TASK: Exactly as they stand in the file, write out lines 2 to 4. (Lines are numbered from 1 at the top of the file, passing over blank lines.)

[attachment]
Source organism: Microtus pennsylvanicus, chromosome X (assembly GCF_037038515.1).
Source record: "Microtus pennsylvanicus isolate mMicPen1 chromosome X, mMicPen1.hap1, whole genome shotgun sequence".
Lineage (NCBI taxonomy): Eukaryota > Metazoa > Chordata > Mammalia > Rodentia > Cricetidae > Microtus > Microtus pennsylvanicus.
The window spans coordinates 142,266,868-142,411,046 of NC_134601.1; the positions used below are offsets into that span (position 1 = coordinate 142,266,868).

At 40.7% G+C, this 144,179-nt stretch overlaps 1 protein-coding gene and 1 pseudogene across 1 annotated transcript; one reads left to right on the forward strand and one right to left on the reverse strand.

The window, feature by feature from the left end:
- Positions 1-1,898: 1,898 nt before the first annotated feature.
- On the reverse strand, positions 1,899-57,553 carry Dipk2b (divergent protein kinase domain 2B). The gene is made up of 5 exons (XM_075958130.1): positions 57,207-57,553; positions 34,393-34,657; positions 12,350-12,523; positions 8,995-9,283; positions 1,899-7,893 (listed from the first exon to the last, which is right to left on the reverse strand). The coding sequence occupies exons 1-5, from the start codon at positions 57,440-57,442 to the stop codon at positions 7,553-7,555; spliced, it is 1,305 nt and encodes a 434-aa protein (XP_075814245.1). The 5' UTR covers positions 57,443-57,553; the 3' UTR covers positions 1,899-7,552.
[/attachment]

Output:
Source record: "Microtus pennsylvanicus isolate mMicPen1 chromosome X, mMicPen1.hap1, whole genome shotgun sequence".
Lineage (NCBI taxonomy): Eukaryota > Metazoa > Chordata > Mammalia > Rodentia > Cricetidae > Microtus > Microtus pennsylvanicus.
The window spans coordinates 142,266,868-142,411,046 of NC_134601.1; the positions used below are offsets into that span (position 1 = coordinate 142,266,868).